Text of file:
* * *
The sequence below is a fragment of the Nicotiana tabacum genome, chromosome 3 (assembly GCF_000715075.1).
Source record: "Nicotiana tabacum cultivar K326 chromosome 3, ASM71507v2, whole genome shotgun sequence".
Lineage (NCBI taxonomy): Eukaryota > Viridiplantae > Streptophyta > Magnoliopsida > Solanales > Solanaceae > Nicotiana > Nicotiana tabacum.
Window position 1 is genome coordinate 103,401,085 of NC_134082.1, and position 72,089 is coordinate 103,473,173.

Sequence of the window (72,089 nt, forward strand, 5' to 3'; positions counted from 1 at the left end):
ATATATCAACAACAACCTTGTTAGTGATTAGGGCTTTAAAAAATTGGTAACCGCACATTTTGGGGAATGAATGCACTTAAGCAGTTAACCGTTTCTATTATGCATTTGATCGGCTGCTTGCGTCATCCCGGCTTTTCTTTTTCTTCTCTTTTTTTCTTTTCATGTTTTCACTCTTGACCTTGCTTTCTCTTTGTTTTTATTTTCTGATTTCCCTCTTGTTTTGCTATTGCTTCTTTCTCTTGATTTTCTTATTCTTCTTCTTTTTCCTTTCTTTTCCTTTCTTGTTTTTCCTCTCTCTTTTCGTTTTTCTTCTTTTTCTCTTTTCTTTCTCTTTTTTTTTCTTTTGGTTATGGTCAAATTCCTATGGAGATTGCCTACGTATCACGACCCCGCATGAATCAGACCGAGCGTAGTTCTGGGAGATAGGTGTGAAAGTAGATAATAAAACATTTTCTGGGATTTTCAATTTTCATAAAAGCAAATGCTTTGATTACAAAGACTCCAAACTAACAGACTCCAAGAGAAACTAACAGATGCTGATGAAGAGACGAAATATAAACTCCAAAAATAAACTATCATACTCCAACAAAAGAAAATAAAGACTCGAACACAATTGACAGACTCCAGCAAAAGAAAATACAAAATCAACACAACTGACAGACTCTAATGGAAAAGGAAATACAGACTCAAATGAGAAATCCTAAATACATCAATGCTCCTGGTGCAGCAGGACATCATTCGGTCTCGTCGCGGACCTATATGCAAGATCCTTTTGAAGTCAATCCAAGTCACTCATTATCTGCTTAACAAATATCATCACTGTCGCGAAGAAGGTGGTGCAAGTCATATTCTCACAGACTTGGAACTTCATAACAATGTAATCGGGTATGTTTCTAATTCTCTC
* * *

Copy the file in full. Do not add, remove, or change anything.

The sequence below is a fragment of the Nicotiana tabacum genome, chromosome 3 (assembly GCF_000715075.1).
Source record: "Nicotiana tabacum cultivar K326 chromosome 3, ASM71507v2, whole genome shotgun sequence".
Lineage (NCBI taxonomy): Eukaryota > Viridiplantae > Streptophyta > Magnoliopsida > Solanales > Solanaceae > Nicotiana > Nicotiana tabacum.
Window position 1 is genome coordinate 103,401,085 of NC_134082.1, and position 72,089 is coordinate 103,473,173.

Sequence of the window (72,089 nt, forward strand, 5' to 3'; positions counted from 1 at the left end):
ATATATCAACAACAACCTTGTTAGTGATTAGGGCTTTAAAAAATTGGTAACCGCACATTTTGGGGAATGAATGCACTTAAGCAGTTAACCGTTTCTATTATGCATTTGATCGGCTGCTTGCGTCATCCCGGCTTTTCTTTTTCTTCTCTTTTTTTCTTTTCATGTTTTCACTCTTGACCTTGCTTTCTCTTTGTTTTTATTTTCTGATTTCCCTCTTGTTTTGCTATTGCTTCTTTCTCTTGATTTTCTTATTCTTCTTCTTTTTCCTTTCTTTTCCTTTCTTGTTTTTCCTCTCTCTTTTCGTTTTTCTTCTTTTTCTCTTTTCTTTCTCTTTTTTTTTCTTTTGGTTATGGTCAAATTCCTATGGAGATTGCCTACGTATCACGACCCCGCATGAATCAGACCGAGCGTAGTTCTGGGAGATAGGTGTGAAAGTAGATAATAAAACATTTTCTGGGATTTTCAATTTTCATAAAAGCAAATGCTTTGATTACAAAGACTCCAAACTAACAGACTCCAAGAGAAACTAACAGATGCTGATGAAGAGACGAAATATAAACTCCAAAAATAAACTATCATACTCCAACAAAAGAAAATAAAGACTCGAACACAATTGACAGACTCCAGCAAAAGAAAATACAAAATCAACACAACTGACAGACTCTAATGGAAAAGGAAATACAGACTCAAATGAGAAATCCTAAATACATCAATGCTCCTGGTGCAGCAGGACATCATTCGGTCTCGTCGCGGACCTATATGCAAGATCCTTTTGAAGTCAATCCAAGTCACTCATTATCTGCTTAACAAATATCATCACTGTCGCGAAGAAGGTGGTGCAAGTCATATTCTCACAGACTTGGAACTTCATAACAATGTAATCGGGTATGTTTCTAATTCTCTC